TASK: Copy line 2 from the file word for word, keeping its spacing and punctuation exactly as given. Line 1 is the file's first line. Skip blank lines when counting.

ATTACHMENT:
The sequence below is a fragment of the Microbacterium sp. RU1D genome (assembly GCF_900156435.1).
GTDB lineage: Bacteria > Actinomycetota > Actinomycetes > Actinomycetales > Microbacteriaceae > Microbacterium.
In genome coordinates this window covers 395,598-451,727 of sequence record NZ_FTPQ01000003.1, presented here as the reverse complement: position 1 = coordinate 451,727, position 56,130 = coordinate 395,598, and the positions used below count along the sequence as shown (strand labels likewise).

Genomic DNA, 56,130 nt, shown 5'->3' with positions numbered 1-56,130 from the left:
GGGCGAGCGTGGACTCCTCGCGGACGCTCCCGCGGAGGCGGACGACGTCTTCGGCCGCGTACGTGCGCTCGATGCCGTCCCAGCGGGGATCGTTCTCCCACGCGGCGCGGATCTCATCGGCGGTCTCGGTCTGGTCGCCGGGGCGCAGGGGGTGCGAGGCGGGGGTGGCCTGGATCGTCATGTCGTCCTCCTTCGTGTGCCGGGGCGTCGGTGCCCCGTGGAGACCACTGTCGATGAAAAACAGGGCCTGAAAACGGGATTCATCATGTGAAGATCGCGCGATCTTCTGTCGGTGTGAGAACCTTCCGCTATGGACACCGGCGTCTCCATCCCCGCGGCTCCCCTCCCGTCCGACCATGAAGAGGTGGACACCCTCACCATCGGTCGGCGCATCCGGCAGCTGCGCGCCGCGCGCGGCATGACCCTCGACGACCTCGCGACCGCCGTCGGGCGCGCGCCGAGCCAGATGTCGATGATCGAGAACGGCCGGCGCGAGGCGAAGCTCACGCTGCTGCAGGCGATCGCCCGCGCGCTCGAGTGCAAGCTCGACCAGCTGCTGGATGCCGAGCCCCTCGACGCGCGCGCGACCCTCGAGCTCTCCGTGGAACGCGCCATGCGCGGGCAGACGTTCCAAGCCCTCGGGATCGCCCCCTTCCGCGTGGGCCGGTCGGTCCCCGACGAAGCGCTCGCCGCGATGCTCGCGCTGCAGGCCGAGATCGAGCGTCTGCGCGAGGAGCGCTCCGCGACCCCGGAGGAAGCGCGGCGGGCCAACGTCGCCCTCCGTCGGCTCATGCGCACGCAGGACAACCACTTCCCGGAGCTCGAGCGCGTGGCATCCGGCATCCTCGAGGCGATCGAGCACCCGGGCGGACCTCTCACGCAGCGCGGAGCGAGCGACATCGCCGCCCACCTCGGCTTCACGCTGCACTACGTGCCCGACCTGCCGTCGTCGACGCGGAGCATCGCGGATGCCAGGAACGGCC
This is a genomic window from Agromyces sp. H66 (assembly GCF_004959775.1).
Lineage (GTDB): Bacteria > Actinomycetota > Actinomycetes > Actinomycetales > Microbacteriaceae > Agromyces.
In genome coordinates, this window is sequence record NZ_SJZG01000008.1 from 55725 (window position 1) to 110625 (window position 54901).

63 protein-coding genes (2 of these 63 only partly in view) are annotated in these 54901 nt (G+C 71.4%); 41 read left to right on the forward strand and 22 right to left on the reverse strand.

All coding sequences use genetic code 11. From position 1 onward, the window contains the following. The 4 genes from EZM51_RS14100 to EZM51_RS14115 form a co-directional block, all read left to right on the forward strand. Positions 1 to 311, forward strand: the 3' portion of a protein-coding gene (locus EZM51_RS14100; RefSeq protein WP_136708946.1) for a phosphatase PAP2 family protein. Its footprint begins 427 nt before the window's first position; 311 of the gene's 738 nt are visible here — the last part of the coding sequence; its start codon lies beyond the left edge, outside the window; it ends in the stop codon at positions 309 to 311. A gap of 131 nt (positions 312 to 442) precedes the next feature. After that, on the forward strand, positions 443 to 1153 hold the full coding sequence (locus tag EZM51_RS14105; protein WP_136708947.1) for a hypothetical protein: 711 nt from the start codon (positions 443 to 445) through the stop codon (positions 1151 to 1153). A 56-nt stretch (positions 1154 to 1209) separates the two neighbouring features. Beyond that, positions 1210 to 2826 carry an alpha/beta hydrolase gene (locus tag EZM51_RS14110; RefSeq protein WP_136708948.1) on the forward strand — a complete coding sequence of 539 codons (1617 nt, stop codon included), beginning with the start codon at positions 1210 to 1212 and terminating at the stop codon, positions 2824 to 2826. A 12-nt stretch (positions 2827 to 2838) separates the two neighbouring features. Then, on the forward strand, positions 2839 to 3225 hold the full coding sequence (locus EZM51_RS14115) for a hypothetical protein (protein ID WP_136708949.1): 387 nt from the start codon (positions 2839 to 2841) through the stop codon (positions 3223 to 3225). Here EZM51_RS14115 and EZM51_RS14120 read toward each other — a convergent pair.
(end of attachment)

GTDB lineage: Bacteria > Actinomycetota > Actinomycetes > Actinomycetales > Microbacteriaceae > Microbacterium.